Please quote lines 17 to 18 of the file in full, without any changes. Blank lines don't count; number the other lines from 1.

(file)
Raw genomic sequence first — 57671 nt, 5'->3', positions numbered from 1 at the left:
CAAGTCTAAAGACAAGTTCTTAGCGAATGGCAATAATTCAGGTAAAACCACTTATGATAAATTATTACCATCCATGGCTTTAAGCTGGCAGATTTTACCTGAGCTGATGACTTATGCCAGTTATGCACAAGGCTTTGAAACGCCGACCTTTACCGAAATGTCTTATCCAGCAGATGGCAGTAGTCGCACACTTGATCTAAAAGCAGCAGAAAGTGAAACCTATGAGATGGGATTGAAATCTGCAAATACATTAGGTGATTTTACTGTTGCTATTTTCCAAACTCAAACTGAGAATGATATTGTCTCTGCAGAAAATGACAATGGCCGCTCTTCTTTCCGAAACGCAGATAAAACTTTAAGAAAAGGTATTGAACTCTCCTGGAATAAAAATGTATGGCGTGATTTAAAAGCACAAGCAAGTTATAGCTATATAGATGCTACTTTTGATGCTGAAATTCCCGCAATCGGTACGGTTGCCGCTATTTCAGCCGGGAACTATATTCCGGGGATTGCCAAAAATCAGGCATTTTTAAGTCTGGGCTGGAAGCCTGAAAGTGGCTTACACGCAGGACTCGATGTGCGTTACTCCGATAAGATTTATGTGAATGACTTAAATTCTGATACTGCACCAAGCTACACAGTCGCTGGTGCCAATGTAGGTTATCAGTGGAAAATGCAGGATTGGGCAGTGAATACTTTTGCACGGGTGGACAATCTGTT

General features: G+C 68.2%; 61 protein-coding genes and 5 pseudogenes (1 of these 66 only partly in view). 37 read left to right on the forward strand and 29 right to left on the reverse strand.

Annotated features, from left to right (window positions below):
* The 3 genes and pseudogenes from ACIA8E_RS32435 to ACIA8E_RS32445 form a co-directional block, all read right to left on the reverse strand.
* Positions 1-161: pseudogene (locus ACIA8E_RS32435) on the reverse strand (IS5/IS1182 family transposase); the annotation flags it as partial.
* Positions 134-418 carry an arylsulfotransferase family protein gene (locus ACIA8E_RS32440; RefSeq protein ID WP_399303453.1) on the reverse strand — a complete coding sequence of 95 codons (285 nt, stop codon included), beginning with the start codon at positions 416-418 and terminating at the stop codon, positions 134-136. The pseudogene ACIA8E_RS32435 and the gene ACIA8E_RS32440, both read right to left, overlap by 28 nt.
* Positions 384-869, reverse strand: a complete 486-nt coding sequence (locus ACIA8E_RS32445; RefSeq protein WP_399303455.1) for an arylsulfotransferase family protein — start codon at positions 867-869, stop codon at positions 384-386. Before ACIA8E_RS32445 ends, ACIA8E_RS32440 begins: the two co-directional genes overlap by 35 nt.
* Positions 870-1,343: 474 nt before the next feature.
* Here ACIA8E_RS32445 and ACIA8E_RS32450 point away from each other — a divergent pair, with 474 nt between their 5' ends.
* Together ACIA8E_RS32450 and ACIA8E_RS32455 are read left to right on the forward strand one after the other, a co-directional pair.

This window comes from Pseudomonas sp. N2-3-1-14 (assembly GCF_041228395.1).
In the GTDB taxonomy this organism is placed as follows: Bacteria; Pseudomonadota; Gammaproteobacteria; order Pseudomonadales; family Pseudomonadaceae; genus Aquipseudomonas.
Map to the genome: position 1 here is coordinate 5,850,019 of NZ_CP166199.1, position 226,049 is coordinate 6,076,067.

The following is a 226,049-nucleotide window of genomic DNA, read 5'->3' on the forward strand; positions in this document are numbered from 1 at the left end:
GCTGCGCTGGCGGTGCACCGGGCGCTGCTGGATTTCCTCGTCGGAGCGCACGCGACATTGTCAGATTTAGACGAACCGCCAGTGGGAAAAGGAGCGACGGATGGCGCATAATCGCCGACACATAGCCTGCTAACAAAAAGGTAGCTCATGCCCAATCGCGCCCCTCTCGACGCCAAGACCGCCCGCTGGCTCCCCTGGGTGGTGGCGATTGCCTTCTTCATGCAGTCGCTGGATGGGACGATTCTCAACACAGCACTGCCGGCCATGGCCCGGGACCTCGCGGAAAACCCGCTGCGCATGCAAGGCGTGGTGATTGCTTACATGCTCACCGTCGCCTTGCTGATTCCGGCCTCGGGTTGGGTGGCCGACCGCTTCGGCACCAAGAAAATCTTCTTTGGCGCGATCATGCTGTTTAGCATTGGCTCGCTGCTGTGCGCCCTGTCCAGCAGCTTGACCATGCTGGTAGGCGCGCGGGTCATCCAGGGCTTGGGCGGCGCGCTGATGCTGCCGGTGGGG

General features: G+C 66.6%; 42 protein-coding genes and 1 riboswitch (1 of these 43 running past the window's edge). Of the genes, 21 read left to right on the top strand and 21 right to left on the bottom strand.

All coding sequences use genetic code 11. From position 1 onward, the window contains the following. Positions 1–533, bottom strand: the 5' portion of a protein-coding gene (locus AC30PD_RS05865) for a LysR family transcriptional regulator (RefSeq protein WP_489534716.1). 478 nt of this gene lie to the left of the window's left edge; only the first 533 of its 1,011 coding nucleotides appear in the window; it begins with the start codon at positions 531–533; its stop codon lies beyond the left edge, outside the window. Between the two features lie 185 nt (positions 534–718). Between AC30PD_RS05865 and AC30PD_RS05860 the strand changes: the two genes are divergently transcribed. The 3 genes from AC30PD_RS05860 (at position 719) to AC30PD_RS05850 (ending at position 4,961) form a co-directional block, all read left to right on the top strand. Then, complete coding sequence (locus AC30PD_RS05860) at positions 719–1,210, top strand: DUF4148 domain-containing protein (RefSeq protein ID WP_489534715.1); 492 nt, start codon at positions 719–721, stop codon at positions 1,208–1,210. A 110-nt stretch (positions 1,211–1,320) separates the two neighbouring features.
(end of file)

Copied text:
General features: G+C 66.6%; 42 protein-coding genes and 1 riboswitch (1 of these 43 running past the window's edge). Of the genes, 21 read left to right on the top strand and 21 right to left on the bottom strand.

All coding sequences use genetic code 11. From position 1 onward, the window contains the following. Positions 1–533, bottom strand: the 5' portion of a protein-coding gene (locus AC30PD_RS05865) for a LysR family transcriptional regulator (RefSeq protein WP_489534716.1). 478 nt of this gene lie to the left of the window's left edge; only the first 533 of its 1,011 coding nucleotides appear in the window; it begins with the start codon at positions 531–533; its stop codon lies beyond the left edge, outside the window. Between the two features lie 185 nt (positions 534–718). Between AC30PD_RS05865 and AC30PD_RS05860 the strand changes: the two genes are divergently transcribed. The 3 genes from AC30PD_RS05860 (at position 719) to AC30PD_RS05850 (ending at position 4,961) form a co-directional block, all read left to right on the top strand. Then, complete coding sequence (locus AC30PD_RS05860) at positions 719–1,210, top strand: DUF4148 domain-containing protein (RefSeq protein ID WP_489534715.1); 492 nt, start codon at positions 719–721, stop codon at positions 1,208–1,210. A 110-nt stretch (positions 1,211–1,320) separates the two neighbouring features.